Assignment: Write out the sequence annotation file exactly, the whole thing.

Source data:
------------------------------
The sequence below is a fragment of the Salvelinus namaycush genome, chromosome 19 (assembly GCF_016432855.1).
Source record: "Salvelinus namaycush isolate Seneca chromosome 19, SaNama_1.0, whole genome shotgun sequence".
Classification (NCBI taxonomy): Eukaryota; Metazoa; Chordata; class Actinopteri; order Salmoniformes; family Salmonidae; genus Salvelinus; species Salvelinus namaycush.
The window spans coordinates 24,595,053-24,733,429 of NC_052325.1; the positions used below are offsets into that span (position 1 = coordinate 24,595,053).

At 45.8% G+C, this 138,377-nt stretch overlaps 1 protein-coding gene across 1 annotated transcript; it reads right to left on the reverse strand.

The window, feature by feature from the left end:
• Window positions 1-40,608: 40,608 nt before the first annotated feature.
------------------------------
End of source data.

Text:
The sequence below is a fragment of the Salvelinus namaycush genome, chromosome 19 (assembly GCF_016432855.1).
Source record: "Salvelinus namaycush isolate Seneca chromosome 19, SaNama_1.0, whole genome shotgun sequence".
Classification (NCBI taxonomy): Eukaryota; Metazoa; Chordata; class Actinopteri; order Salmoniformes; family Salmonidae; genus Salvelinus; species Salvelinus namaycush.
The window spans coordinates 24,595,053-24,733,429 of NC_052325.1; the positions used below are offsets into that span (position 1 = coordinate 24,595,053).

At 45.8% G+C, this 138,377-nt stretch overlaps 1 protein-coding gene across 1 annotated transcript; it reads right to left on the reverse strand.

The window, feature by feature from the left end:
• Window positions 1-40,608: 40,608 nt before the first annotated feature.